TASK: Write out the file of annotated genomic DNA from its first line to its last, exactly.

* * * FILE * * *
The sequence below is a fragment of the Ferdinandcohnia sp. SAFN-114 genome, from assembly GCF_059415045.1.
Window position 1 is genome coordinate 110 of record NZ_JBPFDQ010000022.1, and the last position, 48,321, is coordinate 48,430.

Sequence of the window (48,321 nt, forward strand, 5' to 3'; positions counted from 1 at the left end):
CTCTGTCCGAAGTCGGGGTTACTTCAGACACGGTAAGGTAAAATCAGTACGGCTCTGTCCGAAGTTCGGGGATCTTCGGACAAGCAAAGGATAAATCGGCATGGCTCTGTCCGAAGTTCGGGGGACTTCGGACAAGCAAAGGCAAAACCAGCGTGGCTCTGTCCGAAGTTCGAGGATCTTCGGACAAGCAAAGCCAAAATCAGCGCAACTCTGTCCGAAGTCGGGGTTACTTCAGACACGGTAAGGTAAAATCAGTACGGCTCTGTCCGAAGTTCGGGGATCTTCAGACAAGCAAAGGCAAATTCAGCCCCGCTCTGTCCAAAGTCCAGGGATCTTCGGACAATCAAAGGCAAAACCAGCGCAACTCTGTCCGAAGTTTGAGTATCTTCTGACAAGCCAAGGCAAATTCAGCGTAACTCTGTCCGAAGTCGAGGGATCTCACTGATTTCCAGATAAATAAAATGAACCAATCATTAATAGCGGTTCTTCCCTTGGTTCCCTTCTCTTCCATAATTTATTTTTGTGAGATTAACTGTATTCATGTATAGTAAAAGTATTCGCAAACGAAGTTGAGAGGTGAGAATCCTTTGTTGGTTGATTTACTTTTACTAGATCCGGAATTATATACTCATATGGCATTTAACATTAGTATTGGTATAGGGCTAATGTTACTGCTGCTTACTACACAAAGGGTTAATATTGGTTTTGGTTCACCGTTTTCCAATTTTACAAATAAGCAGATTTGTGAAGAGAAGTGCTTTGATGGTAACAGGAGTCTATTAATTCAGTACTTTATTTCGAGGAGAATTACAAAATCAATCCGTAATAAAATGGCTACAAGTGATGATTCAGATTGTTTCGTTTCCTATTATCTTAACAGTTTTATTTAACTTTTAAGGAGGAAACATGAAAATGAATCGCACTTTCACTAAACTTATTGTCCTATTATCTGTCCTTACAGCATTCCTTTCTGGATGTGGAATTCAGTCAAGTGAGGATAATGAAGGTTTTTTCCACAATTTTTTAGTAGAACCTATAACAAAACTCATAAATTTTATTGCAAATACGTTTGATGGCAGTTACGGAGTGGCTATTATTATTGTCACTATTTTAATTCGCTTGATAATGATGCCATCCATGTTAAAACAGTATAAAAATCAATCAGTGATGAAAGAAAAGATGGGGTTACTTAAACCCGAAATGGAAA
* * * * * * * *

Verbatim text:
The sequence below is a fragment of the Ferdinandcohnia sp. SAFN-114 genome, from assembly GCF_059415045.1.
Window position 1 is genome coordinate 110 of record NZ_JBPFDQ010000022.1, and the last position, 48,321, is coordinate 48,430.

Sequence of the window (48,321 nt, forward strand, 5' to 3'; positions counted from 1 at the left end):
CTCTGTCCGAAGTCGGGGTTACTTCAGACACGGTAAGGTAAAATCAGTACGGCTCTGTCCGAAGTTCGGGGATCTTCGGACAAGCAAAGGATAAATCGGCATGGCTCTGTCCGAAGTTCGGGGGACTTCGGACAAGCAAAGGCAAAACCAGCGTGGCTCTGTCCGAAGTTCGAGGATCTTCGGACAAGCAAAGCCAAAATCAGCGCAACTCTGTCCGAAGTCGGGGTTACTTCAGACACGGTAAGGTAAAATCAGTACGGCTCTGTCCGAAGTTCGGGGATCTTCAGACAAGCAAAGGCAAATTCAGCCCCGCTCTGTCCAAAGTCCAGGGATCTTCGGACAATCAAAGGCAAAACCAGCGCAACTCTGTCCGAAGTTTGAGTATCTTCTGACAAGCCAAGGCAAATTCAGCGTAACTCTGTCCGAAGTCGAGGGATCTCACTGATTTCCAGATAAATAAAATGAACCAATCATTAATAGCGGTTCTTCCCTTGGTTCCCTTCTCTTCCATAATTTATTTTTGTGAGATTAACTGTATTCATGTATAGTAAAAGTATTCGCAAACGAAGTTGAGAGGTGAGAATCCTTTGTTGGTTGATTTACTTTTACTAGATCCGGAATTATATACTCATATGGCATTTAACATTAGTATTGGTATAGGGCTAATGTTACTGCTGCTTACTACACAAAGGGTTAATATTGGTTTTGGTTCACCGTTTTCCAATTTTACAAATAAGCAGATTTGTGAAGAGAAGTGCTTTGATGGTAACAGGAGTCTATTAATTCAGTACTTTATTTCGAGGAGAATTACAAAATCAATCCGTAATAAAATGGCTACAAGTGATGATTCAGATTGTTTCGTTTCCTATTATCTTAACAGTTTTATTTAACTTTTAAGGAGGAAACATGAAAATGAATCGCACTTTCACTAAACTTATTGTCCTATTATCTGTCCTTACAGCATTCCTTTCTGGATGTGGAATTCAGTCAAGTGAGGATAATGAAGGTTTTTTCCACAATTTTTTAGTAGAACCTATAACAAAACTCATAAATTTTATTGCAAATACGTTTGATGGCAGTTACGGAGTGGCTATTATTATTGTCACTATTTTAATTCGCTTGATAATGATGCCATCCATGTTAAAACAGTATAAAAATCAATCAGTGATGAAAGAAAAGATGGGGTTACTTAAACCCGAAATGGAAA